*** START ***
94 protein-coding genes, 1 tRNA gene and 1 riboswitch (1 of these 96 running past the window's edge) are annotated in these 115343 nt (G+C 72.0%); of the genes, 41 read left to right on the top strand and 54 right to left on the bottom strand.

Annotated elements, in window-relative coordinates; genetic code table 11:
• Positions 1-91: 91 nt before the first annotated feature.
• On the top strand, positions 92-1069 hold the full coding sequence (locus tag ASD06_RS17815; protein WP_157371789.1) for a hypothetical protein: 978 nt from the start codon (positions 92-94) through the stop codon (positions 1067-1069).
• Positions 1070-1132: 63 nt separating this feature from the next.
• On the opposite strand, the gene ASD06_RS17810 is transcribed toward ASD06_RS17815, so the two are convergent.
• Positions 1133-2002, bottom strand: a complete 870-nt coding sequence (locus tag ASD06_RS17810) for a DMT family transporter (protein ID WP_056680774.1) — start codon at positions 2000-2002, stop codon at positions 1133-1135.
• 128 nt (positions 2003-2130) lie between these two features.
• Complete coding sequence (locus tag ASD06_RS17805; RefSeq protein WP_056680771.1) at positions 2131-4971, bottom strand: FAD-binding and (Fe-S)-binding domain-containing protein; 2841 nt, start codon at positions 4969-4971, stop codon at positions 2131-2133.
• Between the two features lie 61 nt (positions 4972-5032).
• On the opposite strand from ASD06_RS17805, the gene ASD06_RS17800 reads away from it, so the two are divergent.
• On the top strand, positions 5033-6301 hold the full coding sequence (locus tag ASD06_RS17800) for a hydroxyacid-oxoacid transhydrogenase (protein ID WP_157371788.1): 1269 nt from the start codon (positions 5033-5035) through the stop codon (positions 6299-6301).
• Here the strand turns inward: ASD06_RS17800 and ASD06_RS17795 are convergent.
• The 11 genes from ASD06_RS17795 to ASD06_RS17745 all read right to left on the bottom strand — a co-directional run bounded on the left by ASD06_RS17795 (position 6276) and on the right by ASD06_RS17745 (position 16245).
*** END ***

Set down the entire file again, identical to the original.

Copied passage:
94 protein-coding genes, 1 tRNA gene and 1 riboswitch (1 of these 96 running past the window's edge) are annotated in these 115343 nt (G+C 72.0%); of the genes, 41 read left to right on the top strand and 54 right to left on the bottom strand.

Annotated elements, in window-relative coordinates; genetic code table 11:
• Positions 1-91: 91 nt before the first annotated feature.
• On the top strand, positions 92-1069 hold the full coding sequence (locus tag ASD06_RS17815; protein WP_157371789.1) for a hypothetical protein: 978 nt from the start codon (positions 92-94) through the stop codon (positions 1067-1069).
• Positions 1070-1132: 63 nt separating this feature from the next.
• On the opposite strand, the gene ASD06_RS17810 is transcribed toward ASD06_RS17815, so the two are convergent.
• Positions 1133-2002, bottom strand: a complete 870-nt coding sequence (locus tag ASD06_RS17810) for a DMT family transporter (protein ID WP_056680774.1) — start codon at positions 2000-2002, stop codon at positions 1133-1135.
• 128 nt (positions 2003-2130) lie between these two features.
• Complete coding sequence (locus tag ASD06_RS17805; RefSeq protein WP_056680771.1) at positions 2131-4971, bottom strand: FAD-binding and (Fe-S)-binding domain-containing protein; 2841 nt, start codon at positions 4969-4971, stop codon at positions 2131-2133.
• Between the two features lie 61 nt (positions 4972-5032).
• On the opposite strand from ASD06_RS17805, the gene ASD06_RS17800 reads away from it, so the two are divergent.
• On the top strand, positions 5033-6301 hold the full coding sequence (locus tag ASD06_RS17800) for a hydroxyacid-oxoacid transhydrogenase (protein ID WP_157371788.1): 1269 nt from the start codon (positions 5033-5035) through the stop codon (positions 6299-6301).
• Here the strand turns inward: ASD06_RS17800 and ASD06_RS17795 are convergent.
• The 11 genes from ASD06_RS17795 to ASD06_RS17745 all read right to left on the bottom strand — a co-directional run bounded on the left by ASD06_RS17795 (position 6276) and on the right by ASD06_RS17745 (position 16245).